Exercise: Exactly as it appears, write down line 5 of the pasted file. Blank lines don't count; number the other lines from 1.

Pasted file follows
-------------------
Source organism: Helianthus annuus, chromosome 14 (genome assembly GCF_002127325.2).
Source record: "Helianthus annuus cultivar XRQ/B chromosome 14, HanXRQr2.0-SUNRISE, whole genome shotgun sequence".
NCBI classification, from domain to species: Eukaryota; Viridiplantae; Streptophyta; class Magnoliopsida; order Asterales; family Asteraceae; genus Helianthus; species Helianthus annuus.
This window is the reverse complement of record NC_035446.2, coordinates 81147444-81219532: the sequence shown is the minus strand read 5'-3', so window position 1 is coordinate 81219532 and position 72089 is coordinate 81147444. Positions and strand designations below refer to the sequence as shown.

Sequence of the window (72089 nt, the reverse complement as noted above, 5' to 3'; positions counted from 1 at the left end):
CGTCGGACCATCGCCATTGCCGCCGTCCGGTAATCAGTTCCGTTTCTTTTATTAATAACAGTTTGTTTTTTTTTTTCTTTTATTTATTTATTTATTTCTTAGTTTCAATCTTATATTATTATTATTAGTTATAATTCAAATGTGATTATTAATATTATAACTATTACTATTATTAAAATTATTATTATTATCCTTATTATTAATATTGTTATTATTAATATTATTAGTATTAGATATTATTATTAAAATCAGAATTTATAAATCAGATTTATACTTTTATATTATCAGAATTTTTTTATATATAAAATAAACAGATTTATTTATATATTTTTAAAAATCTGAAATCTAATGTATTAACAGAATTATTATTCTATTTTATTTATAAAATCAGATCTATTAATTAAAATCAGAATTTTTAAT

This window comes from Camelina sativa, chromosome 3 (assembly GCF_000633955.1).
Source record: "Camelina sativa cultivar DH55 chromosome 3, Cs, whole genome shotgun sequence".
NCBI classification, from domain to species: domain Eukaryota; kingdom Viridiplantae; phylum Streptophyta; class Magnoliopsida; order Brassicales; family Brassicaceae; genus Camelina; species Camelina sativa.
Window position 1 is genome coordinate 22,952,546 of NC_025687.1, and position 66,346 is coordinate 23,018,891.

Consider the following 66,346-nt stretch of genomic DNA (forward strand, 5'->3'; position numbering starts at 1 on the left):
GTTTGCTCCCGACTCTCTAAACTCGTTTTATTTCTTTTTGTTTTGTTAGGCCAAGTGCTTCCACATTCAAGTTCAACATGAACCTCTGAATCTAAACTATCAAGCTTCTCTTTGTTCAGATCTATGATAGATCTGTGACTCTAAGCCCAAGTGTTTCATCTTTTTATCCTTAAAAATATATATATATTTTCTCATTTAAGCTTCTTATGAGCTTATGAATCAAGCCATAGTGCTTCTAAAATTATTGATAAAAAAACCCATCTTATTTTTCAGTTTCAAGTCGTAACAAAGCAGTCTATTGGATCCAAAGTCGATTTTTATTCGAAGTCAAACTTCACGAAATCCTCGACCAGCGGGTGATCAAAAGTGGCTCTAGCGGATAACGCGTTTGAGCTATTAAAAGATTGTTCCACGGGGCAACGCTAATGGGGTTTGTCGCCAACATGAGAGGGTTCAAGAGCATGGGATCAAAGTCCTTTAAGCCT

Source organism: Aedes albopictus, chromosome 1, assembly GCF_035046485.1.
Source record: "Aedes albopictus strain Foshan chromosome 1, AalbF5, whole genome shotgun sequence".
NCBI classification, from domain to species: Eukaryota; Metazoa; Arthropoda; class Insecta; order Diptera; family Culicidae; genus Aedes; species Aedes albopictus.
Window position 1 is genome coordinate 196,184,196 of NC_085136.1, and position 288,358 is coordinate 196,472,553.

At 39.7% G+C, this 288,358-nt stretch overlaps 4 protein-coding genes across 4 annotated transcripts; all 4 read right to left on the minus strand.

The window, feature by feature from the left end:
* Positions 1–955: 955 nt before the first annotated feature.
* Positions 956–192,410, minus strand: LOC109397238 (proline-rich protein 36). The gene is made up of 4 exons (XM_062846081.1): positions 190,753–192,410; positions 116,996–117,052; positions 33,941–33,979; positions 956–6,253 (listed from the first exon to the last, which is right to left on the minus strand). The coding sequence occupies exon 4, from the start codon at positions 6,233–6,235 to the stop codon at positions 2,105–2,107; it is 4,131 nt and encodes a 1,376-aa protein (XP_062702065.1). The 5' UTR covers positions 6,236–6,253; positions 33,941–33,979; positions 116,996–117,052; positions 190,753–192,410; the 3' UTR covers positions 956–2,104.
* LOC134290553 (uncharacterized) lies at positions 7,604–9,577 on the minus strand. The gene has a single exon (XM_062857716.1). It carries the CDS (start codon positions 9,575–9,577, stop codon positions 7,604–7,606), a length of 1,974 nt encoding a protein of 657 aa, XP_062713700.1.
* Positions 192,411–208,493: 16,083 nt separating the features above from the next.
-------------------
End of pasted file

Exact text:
Sequence of the window (72089 nt, the reverse complement as noted above, 5' to 3'; positions counted from 1 at the left end):